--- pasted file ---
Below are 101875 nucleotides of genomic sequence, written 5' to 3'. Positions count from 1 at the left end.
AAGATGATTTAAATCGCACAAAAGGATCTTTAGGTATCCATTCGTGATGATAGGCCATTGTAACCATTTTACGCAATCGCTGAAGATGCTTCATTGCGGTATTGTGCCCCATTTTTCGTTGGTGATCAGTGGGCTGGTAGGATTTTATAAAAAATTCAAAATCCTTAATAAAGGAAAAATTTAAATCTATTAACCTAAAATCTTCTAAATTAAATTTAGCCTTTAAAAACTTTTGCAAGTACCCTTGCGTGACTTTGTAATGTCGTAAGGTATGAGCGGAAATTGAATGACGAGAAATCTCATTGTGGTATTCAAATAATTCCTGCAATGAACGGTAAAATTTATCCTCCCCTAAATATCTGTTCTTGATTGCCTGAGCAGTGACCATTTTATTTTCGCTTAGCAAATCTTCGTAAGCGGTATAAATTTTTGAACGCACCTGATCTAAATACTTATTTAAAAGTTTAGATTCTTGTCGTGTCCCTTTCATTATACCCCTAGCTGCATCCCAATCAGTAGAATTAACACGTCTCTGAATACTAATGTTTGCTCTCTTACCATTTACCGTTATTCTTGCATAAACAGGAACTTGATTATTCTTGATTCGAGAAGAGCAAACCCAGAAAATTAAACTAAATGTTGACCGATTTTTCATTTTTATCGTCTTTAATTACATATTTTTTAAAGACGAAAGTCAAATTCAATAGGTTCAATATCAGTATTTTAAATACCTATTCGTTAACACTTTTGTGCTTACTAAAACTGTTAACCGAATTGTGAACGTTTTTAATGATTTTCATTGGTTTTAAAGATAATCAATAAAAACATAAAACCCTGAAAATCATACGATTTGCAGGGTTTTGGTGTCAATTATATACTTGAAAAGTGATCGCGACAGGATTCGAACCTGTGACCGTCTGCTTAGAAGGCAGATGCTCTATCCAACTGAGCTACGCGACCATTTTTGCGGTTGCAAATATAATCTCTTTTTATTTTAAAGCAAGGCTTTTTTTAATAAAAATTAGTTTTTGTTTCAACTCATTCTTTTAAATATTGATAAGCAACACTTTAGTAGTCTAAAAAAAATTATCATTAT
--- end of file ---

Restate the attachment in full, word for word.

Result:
Below are 101875 nucleotides of genomic sequence, written 5' to 3'. Positions count from 1 at the left end.
AAGATGATTTAAATCGCACAAAAGGATCTTTAGGTATCCATTCGTGATGATAGGCCATTGTAACCATTTTACGCAATCGCTGAAGATGCTTCATTGCGGTATTGTGCCCCATTTTTCGTTGGTGATCAGTGGGCTGGTAGGATTTTATAAAAAATTCAAAATCCTTAATAAAGGAAAAATTTAAATCTATTAACCTAAAATCTTCTAAATTAAATTTAGCCTTTAAAAACTTTTGCAAGTACCCTTGCGTGACTTTGTAATGTCGTAAGGTATGAGCGGAAATTGAATGACGAGAAATCTCATTGTGGTATTCAAATAATTCCTGCAATGAACGGTAAAATTTATCCTCCCCTAAATATCTGTTCTTGATTGCCTGAGCAGTGACCATTTTATTTTCGCTTAGCAAATCTTCGTAAGCGGTATAAATTTTTGAACGCACCTGATCTAAATACTTATTTAAAAGTTTAGATTCTTGTCGTGTCCCTTTCATTATACCCCTAGCTGCATCCCAATCAGTAGAATTAACACGTCTCTGAATACTAATGTTTGCTCTCTTACCATTTACCGTTATTCTTGCATAAACAGGAACTTGATTATTCTTGATTCGAGAAGAGCAAACCCAGAAAATTAAACTAAATGTTGACCGATTTTTCATTTTTATCGTCTTTAATTACATATTTTTTAAAGACGAAAGTCAAATTCAATAGGTTCAATATCAGTATTTTAAATACCTATTCGTTAACACTTTTGTGCTTACTAAAACTGTTAACCGAATTGTGAACGTTTTTAATGATTTTCATTGGTTTTAAAGATAATCAATAAAAACATAAAACCCTGAAAATCATACGATTTGCAGGGTTTTGGTGTCAATTATATACTTGAAAAGTGATCGCGACAGGATTCGAACCTGTGACCGTCTGCTTAGAAGGCAGATGCTCTATCCAACTGAGCTACGCGACCATTTTTGCGGTTGCAAATATAATCTCTTTTTATTTTAAAGCAAGGCTTTTTTTAATAAAAATTAGTTTTTGTTTCAACTCATTCTTTTAAATATTGATAAGCAACACTTTAGTAGTCTAAAAAAAATTATCATTAT